Then the Lord said, “Because this people draw near with their words and honor Me with their lip service, but they remove their hearts far from Me, and their reverence for Me consists of tradition learned by rote (Is 28.13).
There is a fine line between worshiping God and worshiping worship. Worshiping God is to glory in the mystery of Christ who “was revealed in the flesh, was vindicated in the Spirit, seen by angels, proclaimed among the nations, believed on in the world, taken up in glory” (1 Tim 3.16). Such worship creates more longing to know and obey this Christ.
Worshiping worship is to glory in the feelings generated by the truth of Christ in whatever context he is proclaimed. Such worship creates more longing for the feelings we get when hearing of Christ, not Christ himself. We don’t so much want more of God, per se, but more of whatever feeling is created in the name of God. In this case we don’t “experience worship,” but worship the experience. The feelings we have are no different than those generated by our favorite band, team or event. And the reason we go back to church are not all that different, either.
We can be very easily deceived into thinking what we call “worship” is not worship of God at all. It’s actually the worship of ourselves. And like a drug, it takes more and bigger productions to feed the feelings we get from such “high.” No longer do we expect simple gatherings of Christ’s church, but demand to be “wowed” so that we can feel like we’ve worshiped God. Theatrics trump theology. We’re no longer moved by the simple drama of baptism and communion, but need far more, far louder, far bigger to satiate our experiential appetites.
It’s the nature of Adam to be more concerned about appearances than reality. But it’s the nature of Christ to examine the heart despite appearances.
How do we know if we’re worshiping worship rather than worshiping God? We might answer that on two levels: congregational and personal. At both levels we must ask if what the world sees in our public worship is consistent with what it doesn’t see?
At the congregational level:
Is our singing of Christ’s purity and glory reflected in our commitment to biblical church discipline? In other words, do we just like singing and hearing snappy songs about Christ’s glory so we feel happy or are we serious about defending it in sad situations?
Is our preaching and listening of Christ as our Good Shepherd from the pulpit reflected in faithful shepherding in living rooms? In other words, is our proclamation of the gospel simply about getting public results at the end of a service or is it to transform sinners into saints?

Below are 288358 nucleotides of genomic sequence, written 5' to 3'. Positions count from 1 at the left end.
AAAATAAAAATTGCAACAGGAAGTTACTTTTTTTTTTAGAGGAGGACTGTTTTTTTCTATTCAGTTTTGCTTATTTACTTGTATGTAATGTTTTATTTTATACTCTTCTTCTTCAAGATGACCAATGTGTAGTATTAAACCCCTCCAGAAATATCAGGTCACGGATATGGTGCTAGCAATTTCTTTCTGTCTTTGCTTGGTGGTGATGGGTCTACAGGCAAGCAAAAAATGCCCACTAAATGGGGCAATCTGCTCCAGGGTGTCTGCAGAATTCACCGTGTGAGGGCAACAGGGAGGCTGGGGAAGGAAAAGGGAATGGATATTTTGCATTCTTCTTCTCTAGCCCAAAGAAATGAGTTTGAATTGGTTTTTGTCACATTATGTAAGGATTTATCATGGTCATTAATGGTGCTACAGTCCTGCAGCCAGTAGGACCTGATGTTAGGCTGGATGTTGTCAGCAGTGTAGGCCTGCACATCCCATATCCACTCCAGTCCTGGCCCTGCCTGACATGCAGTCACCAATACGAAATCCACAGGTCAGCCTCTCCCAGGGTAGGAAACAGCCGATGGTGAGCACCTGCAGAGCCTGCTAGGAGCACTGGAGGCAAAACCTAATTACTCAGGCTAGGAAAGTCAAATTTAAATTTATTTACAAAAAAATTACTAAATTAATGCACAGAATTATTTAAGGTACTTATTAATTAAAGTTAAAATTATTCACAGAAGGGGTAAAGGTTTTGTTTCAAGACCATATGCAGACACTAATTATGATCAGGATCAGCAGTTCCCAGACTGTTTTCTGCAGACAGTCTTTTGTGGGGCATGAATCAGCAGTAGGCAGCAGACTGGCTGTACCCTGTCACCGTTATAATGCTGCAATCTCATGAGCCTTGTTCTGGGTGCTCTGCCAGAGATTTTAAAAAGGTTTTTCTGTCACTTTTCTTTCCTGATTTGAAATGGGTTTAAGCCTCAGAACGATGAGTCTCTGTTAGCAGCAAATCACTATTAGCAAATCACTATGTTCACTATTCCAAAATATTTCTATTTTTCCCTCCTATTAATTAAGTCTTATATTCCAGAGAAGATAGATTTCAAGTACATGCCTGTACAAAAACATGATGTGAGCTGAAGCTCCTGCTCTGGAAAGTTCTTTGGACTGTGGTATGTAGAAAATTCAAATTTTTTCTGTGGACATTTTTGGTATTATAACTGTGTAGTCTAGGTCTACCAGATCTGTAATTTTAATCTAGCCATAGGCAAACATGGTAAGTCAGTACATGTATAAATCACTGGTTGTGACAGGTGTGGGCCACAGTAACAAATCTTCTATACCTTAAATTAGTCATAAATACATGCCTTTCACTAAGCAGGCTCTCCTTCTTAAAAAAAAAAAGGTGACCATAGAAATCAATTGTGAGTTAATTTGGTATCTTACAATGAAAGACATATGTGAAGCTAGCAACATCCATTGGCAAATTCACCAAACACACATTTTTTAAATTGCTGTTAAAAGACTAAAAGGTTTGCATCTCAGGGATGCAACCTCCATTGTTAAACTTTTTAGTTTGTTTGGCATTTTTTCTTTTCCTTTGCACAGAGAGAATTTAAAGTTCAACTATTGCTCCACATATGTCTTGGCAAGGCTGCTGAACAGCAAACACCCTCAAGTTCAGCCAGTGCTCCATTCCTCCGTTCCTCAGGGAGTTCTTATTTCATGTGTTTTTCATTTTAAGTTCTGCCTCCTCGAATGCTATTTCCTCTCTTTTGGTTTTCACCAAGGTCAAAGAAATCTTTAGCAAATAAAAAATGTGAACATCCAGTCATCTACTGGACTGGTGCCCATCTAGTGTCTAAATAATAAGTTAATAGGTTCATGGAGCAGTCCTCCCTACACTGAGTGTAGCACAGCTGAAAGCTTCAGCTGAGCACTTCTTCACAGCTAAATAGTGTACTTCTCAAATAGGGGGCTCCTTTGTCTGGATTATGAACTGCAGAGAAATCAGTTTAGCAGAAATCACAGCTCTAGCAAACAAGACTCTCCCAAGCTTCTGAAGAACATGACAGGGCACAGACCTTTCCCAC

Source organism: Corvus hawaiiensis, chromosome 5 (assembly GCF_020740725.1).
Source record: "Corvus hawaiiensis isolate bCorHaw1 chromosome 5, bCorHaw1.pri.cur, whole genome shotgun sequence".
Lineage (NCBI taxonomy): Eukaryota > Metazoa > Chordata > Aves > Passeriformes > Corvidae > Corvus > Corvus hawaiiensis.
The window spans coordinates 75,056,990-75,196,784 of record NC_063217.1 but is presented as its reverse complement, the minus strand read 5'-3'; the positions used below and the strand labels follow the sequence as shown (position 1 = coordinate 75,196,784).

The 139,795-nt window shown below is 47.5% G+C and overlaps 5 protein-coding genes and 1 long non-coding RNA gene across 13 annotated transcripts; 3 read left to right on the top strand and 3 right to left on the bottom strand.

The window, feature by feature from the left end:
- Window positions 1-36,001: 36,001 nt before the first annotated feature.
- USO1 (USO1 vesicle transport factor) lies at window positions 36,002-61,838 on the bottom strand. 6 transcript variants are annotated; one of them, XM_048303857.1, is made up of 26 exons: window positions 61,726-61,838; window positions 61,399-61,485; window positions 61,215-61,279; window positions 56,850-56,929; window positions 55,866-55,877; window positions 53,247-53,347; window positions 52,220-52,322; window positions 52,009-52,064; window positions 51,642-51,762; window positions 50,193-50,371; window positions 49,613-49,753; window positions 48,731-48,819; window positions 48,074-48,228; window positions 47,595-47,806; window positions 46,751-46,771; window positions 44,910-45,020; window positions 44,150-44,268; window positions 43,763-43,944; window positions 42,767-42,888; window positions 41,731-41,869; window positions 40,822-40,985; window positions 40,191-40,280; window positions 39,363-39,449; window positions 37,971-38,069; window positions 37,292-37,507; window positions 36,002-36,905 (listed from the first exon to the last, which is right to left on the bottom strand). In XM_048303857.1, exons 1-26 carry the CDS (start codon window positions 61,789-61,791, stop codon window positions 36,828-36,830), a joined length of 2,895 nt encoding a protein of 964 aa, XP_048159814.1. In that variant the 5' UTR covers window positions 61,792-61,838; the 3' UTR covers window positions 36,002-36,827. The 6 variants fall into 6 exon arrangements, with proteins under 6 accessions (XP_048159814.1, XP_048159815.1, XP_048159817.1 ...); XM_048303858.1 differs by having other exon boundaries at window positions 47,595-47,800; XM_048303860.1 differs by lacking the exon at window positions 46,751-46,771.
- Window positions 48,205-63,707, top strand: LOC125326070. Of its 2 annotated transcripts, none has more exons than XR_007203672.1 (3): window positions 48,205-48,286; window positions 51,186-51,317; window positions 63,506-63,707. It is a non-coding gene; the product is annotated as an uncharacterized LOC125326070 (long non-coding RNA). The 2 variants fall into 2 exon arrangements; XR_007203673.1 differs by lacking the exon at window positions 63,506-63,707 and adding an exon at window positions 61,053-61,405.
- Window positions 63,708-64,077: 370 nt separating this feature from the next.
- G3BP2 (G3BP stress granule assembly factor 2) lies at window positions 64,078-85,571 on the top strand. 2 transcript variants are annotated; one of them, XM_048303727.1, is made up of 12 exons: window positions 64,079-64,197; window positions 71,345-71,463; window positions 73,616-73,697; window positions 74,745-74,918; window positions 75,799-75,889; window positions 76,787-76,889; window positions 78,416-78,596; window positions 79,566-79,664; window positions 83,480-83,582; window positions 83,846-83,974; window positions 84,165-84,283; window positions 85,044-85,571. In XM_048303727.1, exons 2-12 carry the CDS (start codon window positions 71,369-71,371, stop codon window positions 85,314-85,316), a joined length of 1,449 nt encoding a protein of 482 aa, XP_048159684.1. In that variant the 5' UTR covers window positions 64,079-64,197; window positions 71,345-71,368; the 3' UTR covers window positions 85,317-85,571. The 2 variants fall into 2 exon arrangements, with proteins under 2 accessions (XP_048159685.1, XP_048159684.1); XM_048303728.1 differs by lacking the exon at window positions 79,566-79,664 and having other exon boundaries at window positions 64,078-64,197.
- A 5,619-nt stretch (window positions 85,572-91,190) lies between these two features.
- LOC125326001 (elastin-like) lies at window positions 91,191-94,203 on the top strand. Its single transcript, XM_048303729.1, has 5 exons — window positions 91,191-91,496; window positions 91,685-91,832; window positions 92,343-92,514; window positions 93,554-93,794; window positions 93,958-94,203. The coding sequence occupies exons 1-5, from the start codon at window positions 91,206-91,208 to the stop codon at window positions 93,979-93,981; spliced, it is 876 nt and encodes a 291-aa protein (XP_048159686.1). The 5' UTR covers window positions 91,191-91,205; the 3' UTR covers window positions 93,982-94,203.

Do we care more about what the world thinks of our church rather than what God thinks of it? In other words, do we measure our health by worldly acclamation or by biblical standards?
Does our public worship rightly reflect the identity of God’s people? In other words, do we depict God’s people as pretty people who have it all together with quaint platitudes and smile all the time about it, or as warrior-saints who gather to fight the world, flesh and devil with God’s word and Christ’s strength?
Are the relationships “on stage” consistent with them “off stage”? In other words, are we like actors who come together to put on a good show but have little to do with spiritual investment otherwise? Or, is what we see “on stage” an overflow of what is true off it?
Are our long, elaborate prayers offered before the world reflected in a robust congregational prayer life? In other words, do we give the appearance of being committed pray-ers or are we serious about prayer as a congregation? Are the prayers offered on Sunday mornings substitutes for or supplements of a healthy congregational prayer life?
Is what we confess on Sunday mornings reflected in a vigorous congregational life of biblical theology, accountability, evangelism and prayer? In other words, do we merely want everyone to think we do church or do we really do church?
At the personal level:
Do I evaluate a church’s service in terms of how it made me feel (amped, bored, etc.) rather than if it what was said, prayed, preached and sung was true? Do I conclude that as long as I feel like I’ve worshiped then I must have?
Am I moved more by how a song was sung than what was sung? (I realize there are less-conducive styles that do not facilitate congregational singing, but that’s for another post.)
Do I define worship in terms of how I feel about God rather than how he feels about me?
Do I leave the church’s gathering saying, “What a great service!” or “What a great Savior!”?
Do I subject God to my feelings so that if I feel a certain way then God must conform to it? Or do I subject my feelings to God so that whatever I feel is tested in light of Scripture?
How much does the church’s worship influence my life beyond Sunday, or has the feeling waned by Monday? Does the truth displayed in last Sunday’s gathering linger in my family worship, private worship, business deals, eating habits, thought patterns, conversations, etc.?
Do I only consider that I’m worshiping when I feel happy and clappy toward God? Or is the crying out of a downcast soul as honoring, if not more, to God?
Do I leave the church’s worship making big promises to God about repentance, forgiveness, faith, etc. or do I actually repent, forgive and believe? Oh, how we like to exalt making big promises to change rather than actually changing. Feeling moved to change is far easier than actually doing it, but we think the feelings are enough to God. Don’t make some big spectacle before men about how you’re going to forgive and love your enemy. Just go and do it!
God is not unmoved toward heartless, hypocritical worship. He’s provoked by it (cf. Mal 1.10). What we feel about our worship and what God feels are not always the same. But what he feels about it is always right. Let’s make sure our lips and hearts are on the same page in God’s book.